This post has been read 25115 times!
KUWAIT CITY, Aug 7: The number of housing requests, according to the latest statistics issued by the Public Authority for Housing Welfare, reached 94,379 as of the end of December 2021. This means that the state pays KD 14.15 million per month as rent allowance, which is set at KD 150, or about KD 169.8 million annually as rent allowance, reports Al-Rai daily.
According to the statistics, the amount of KD 169.8 million exceeds the cost of building a city such as South Saad Al-Abdullah City, which was about KD 136.6 million, by about a quarter (1.24 times). The city planned for completion in 2029 includes 30,000 units targeting beneficiaries of the residential care, as well as spaces designated for non-residential purposes to serve city residents.
If the calculation is expanded a little, the cost of the rent allowance for the state in seven years will be equivalent to KD 1.188 billion. This is a little more than the estimated cost of building four residential cities – South Saad Al-Abdullah, South Sabah Al-Ahmad, Jaber Al- Ahmad City, and South Abdullah Al-Mubarak Suburb. The estimated total cost of these cities, which provide about KD 64,500 housing units, or meet about two-thirds of the current applications, is approximately KD 1.172 billion.
Real estate experts believe that accelerating the pace of completion of the housing projects and covering the existing demands for housing will save the state the huge amounts it pays annually as rent allowance, which can be directed to other development projects.
They said providing housing as soon as possible for citizens who are waiting for their dream house ensures psychological, material and social comfort for them, and also contributes to reducing the price of land and private housing. The real estate experts explained that the solution must be integrated by approving the mortgage law, liberating more land from the grip of the state, and enabling the real estate developers to complete housing projects according to special specifications and a specific timetable.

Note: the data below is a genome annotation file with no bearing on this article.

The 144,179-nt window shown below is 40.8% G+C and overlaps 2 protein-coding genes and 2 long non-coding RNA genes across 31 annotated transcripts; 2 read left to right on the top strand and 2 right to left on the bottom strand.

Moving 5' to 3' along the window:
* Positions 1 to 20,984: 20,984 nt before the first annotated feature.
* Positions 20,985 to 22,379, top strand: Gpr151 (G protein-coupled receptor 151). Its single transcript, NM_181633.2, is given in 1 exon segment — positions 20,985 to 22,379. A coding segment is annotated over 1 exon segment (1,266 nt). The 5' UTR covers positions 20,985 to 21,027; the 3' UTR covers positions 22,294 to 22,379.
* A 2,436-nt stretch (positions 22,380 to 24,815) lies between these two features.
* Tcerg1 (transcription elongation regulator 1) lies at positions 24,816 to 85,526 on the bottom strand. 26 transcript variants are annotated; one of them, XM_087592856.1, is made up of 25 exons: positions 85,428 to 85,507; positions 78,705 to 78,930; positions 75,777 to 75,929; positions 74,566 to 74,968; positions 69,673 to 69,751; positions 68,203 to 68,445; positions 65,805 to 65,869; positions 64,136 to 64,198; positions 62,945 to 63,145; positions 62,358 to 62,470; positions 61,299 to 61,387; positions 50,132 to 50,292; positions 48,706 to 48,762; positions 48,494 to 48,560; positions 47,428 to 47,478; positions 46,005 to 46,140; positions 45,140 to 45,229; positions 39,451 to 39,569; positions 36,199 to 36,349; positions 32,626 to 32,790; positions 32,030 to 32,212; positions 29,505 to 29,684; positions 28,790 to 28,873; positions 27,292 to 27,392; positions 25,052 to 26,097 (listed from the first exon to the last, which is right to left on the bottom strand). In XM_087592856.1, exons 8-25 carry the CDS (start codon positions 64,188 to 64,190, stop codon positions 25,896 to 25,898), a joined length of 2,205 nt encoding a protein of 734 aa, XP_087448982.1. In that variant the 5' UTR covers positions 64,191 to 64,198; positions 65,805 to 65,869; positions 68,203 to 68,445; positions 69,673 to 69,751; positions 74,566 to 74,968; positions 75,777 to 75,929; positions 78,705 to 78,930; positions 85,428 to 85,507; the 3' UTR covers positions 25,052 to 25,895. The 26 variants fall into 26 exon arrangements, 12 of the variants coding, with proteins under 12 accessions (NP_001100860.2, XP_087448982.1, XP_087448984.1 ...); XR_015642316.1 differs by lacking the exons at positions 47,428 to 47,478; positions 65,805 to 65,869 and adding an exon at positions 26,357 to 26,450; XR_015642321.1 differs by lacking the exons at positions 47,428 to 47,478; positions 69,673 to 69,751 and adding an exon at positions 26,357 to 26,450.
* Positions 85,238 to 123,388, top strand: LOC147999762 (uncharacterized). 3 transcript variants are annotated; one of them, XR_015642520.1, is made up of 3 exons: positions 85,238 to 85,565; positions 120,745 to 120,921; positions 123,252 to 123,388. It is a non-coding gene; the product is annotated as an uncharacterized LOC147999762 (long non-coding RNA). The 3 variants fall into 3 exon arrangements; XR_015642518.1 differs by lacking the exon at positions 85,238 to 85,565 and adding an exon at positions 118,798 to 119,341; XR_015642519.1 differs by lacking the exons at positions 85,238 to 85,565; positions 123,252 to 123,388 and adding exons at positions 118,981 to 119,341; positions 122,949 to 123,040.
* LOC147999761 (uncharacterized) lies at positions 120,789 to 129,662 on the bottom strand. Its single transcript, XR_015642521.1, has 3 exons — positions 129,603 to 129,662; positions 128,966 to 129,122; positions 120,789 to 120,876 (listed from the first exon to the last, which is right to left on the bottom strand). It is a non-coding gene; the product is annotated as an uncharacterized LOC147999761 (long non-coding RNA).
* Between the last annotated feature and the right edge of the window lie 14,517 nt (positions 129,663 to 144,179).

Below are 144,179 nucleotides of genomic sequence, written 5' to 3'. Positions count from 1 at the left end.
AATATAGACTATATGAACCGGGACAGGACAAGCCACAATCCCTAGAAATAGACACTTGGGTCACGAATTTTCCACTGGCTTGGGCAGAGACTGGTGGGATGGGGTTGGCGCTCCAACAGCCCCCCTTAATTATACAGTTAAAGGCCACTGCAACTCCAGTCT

This would speed up the pace of completion. On other hand, the state should keep pace with the growing housing requests by about 8,000 requests annually, thus providing the amounts in the form of subsidies to cover part of the rent of citizens’ apartments, some of whom have been waiting in the queue for more than 20 years.
According to a Kuwaiti citizen, the sums he paid 20 years ago for the rent of his apartment (KD 500 per month) amounted to about KD 120,000. This amount was sufficient to build his house, but he spent these amounts without any interest other than psychological and social pressures. Rents for Kuwaiti families’ homes range between KD 400 and KD 900 per month.
About 33 percent of Kuwaiti families live in rented housing, or in their family houses, while waiting for their turn. Statistics from the Public Authority for Civil Information indicate that the number of Kuwaiti families in the waiting list for housing has reached 313,000. Rent is the most important component that consumes about 35 percent of the employee’s salary. Real estate sources estimate the rents of Kuwaiti families’ homes at between KD 400 and KD 900, depending on the area, cladding and region.